By Guest Author 05/10/2018

Bio-Protection Research Centre

We are midway through one of the most important electoral contests of the year: Bird of the Year. Every year, this popular campaign raises awareness of New Zealand’s native birds and the perilous state many populations are in.

At the Bio-Protection Research Centre we also think it’s a great opportunity to get people thinking about how birds help to make the world go round.

Birds offer obvious, and sometimes less obvious, ecosystem services – sometimes called nature’s services.

Ecosystem services are usually defined as ecosystem function plus value to humanity. For example, most people believe birds reduce pest numbers significantly, although this has only occasionally been demonstrated.

But value to humanity is not always economic – it often includes a contribution to human wellbeing. On the Canterbury Plains, for example, to hear a bellbird is uncommon, but a source of joy. We are reminded of the words of the English poet William Blake: “The tree which moves some to tears of joy is in the eyes of others only a green thing that stands in the way.”

With that in mind, here are some of the positive and negative criteria we hope will influence voting in Bird of the Year.

1. Does this bird eat insect pests? (+ve)

While it has only occasionally been shown that birds can significantly reduce insect pest numbers, some of our birds are voracious insect eaters. For example, the midge problem associated with
Christchurch’s Bromley oxidation ponds could perhaps be ameliorated somewhat if nest boxes for welcome swallows were installed. Other native birds that might help are fantails (pīwakawaka), grey warblers (riroriro), tui, and bellbirds (korimako).

2. Does this bird eat introduced mammalian, avian, or aquatic pests? (+ve)

Rats, mice and stoats cause enormous damage in New Zealand ecosystems. This is where our native raptors get a big tick: New Zealand falcon (kārearea), harrier hawk (kāhu), morepork (ruru), and even the very recent newcomer, the barn owl. You might also give weka a tick, as they’ve been known to kill animals as large as stoats.

3. Does this bird eat plant pests? (+ve)

We put this in our criteria, but it’s not a strong suit for New Zealand native birds. Some ducks and other freshwater birds eat aquatic weed plants, but are not known to significantly reduce them. Brown teal, pūkeko, and spotless crake could get a tick if you were feeling generous.

4. Does this bird spread plant pest seeds? (-ve)

Quite a few of our native fruit and seed-eaters are guilty of this. You may have to take a point off kererū, bellbird, and silvereye (tauhou).

5. Does this bird spread native plant seeds? (+ve)

And now you can give those points back, because of course kererū, bellbirds, and silvereyes spread our native seeds as well. Kererū particularly redeem themselves here, as being the only birds in many parts of the country able to spread larger seeds. Kōkako can spread some larger seeds – but we need more of them to help kererū out. Tuī also get a favourable mention, as do most of our forest birds.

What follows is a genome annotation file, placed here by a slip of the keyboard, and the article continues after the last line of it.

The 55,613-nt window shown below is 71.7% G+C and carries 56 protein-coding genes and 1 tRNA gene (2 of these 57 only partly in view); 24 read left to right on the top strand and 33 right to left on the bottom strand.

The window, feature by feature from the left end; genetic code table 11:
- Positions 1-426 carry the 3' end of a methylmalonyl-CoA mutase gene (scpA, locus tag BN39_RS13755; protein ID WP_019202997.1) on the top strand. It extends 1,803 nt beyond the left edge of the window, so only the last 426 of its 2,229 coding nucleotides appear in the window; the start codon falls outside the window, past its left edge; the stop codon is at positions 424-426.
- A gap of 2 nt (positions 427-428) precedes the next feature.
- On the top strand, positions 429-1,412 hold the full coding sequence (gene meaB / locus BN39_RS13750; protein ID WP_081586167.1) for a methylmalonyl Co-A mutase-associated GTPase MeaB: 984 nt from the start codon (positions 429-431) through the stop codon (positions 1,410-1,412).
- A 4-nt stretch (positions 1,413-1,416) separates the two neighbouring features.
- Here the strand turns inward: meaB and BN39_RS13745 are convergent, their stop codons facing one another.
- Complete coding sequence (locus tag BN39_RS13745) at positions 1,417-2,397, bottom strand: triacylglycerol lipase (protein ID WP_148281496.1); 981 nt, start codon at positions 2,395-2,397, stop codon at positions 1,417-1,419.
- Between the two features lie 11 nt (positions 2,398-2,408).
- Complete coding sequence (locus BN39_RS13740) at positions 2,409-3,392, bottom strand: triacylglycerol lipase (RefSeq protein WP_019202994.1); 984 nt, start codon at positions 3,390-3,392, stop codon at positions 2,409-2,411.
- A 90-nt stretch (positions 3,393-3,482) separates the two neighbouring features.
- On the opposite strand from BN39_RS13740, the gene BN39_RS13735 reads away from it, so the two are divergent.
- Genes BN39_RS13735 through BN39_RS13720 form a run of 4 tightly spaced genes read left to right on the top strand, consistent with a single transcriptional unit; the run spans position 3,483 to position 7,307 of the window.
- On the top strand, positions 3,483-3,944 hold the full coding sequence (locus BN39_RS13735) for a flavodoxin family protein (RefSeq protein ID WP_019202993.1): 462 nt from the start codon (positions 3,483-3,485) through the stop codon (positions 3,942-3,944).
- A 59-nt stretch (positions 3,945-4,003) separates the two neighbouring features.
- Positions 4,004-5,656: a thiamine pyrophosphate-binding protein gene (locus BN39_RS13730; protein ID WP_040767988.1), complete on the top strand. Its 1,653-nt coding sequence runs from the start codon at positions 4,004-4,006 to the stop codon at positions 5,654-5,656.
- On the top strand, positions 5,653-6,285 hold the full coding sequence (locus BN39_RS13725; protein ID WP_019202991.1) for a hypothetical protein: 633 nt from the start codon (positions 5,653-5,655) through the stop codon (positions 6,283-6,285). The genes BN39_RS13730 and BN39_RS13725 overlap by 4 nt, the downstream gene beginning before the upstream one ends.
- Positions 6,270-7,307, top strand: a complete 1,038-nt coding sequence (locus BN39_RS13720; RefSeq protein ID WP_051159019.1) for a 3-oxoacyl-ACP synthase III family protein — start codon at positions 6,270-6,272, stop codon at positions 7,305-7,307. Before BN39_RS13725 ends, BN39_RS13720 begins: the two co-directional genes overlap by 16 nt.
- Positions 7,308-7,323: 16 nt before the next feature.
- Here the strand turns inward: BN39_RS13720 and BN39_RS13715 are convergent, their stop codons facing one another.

6. Is this bird a primary pollinator of native plants? (+ve)

Many of New Zealand’s native plants evolved to be pollinated by birds. The New Zealand honeyeater family contains two of New Zealand’s best-known bird pollinators, tuī and bellbirds. Other pollinators include the saddleback (tīeke) and even kākā.

7. Is this bird an ecosystem engineer? (+ve)

If a bird is any ecosystem engineer, it changes the structure and function of its ecosystem. This is where our seabirds come into their own, by taking nutrients from the sea and distributing them on land. That’s a tick for albatrosses, petrels, shearwaters, seagulls, and penguins. (Ecosystem engineering can also be negative, but we’re accentuating the positive!)

8. Do we owe this bird big time, because it’s in serious danger thanks to the pests WE introduced?

(That’s a big fat -ve in the real world, but a +ve for voting, AKA the sympathy vote)

Sadly, many of New Zealand’s native birds get a tick for this one. Indeed, any bird that’s categorised as “In some trouble” or “In serious trouble” qualifies. That’s 41 out of the 61 birds listed – or 67%.

9. Has this bird already won #BOTY at least once, and should it give another bird a go? (-ve)

Take one point off your tally for kea, kōkako, bar-tailed godwit (kuaka), fairy tern (tara iti), mohua (yellowhead), kārearea, pūkeko, orange-fronted parakeet (kākāriki karaka), kiwi, kākāpo, grey warbler, fantail, and tuī.

Bird of the Year is a great way to raise awareness about our native birds, but we need to do more. All over the world land-use changes are the biggest cause of declining bird populations. It’s no different here. We need to actively protect and increase our native bird populations, so they can all be birds of the year, all year round.

0 Responses to “Bird of the Year: Which birds are good for ecosystem services?”

  • Yearly, we as a family vote and share our choices. My eldest daughter forwarded this to me…and I read an article in F&B like this too. I appreciate both for reminding me to recognise the ecosystem services of birds, that they offer more than an attractive sight and welcome song (or honking in the case of a pair of paradise ducks this morning!).